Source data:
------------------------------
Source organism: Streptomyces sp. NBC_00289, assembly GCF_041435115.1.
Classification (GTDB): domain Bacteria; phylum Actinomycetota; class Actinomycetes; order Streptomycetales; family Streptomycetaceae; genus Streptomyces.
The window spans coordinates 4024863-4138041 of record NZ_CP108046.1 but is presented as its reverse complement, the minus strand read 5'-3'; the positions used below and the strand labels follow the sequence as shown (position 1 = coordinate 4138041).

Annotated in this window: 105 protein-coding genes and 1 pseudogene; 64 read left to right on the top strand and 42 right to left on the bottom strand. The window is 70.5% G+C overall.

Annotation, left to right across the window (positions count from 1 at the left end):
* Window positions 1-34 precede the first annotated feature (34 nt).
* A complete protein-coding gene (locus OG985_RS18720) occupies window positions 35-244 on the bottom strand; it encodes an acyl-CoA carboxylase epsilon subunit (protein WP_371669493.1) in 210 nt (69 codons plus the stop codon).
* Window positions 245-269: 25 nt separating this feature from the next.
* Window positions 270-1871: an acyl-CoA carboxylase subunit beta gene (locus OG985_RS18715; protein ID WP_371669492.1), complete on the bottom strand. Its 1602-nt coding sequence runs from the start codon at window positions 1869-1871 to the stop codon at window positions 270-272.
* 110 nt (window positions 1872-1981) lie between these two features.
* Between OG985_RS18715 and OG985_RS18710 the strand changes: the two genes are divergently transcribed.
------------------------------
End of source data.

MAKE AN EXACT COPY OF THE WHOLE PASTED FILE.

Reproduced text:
Source organism: Streptomyces sp. NBC_00289, assembly GCF_041435115.1.
Classification (GTDB): domain Bacteria; phylum Actinomycetota; class Actinomycetes; order Streptomycetales; family Streptomycetaceae; genus Streptomyces.
The window spans coordinates 4024863-4138041 of record NZ_CP108046.1 but is presented as its reverse complement, the minus strand read 5'-3'; the positions used below and the strand labels follow the sequence as shown (position 1 = coordinate 4138041).

Annotated in this window: 105 protein-coding genes and 1 pseudogene; 64 read left to right on the top strand and 42 right to left on the bottom strand. The window is 70.5% G+C overall.

Annotation, left to right across the window (positions count from 1 at the left end):
* Window positions 1-34 precede the first annotated feature (34 nt).
* A complete protein-coding gene (locus OG985_RS18720) occupies window positions 35-244 on the bottom strand; it encodes an acyl-CoA carboxylase epsilon subunit (protein WP_371669493.1) in 210 nt (69 codons plus the stop codon).
* Window positions 245-269: 25 nt separating this feature from the next.
* Window positions 270-1871: an acyl-CoA carboxylase subunit beta gene (locus OG985_RS18715; protein ID WP_371669492.1), complete on the bottom strand. Its 1602-nt coding sequence runs from the start codon at window positions 1869-1871 to the stop codon at window positions 270-272.
* 110 nt (window positions 1872-1981) lie between these two features.
* Between OG985_RS18715 and OG985_RS18710 the strand changes: the two genes are divergently transcribed.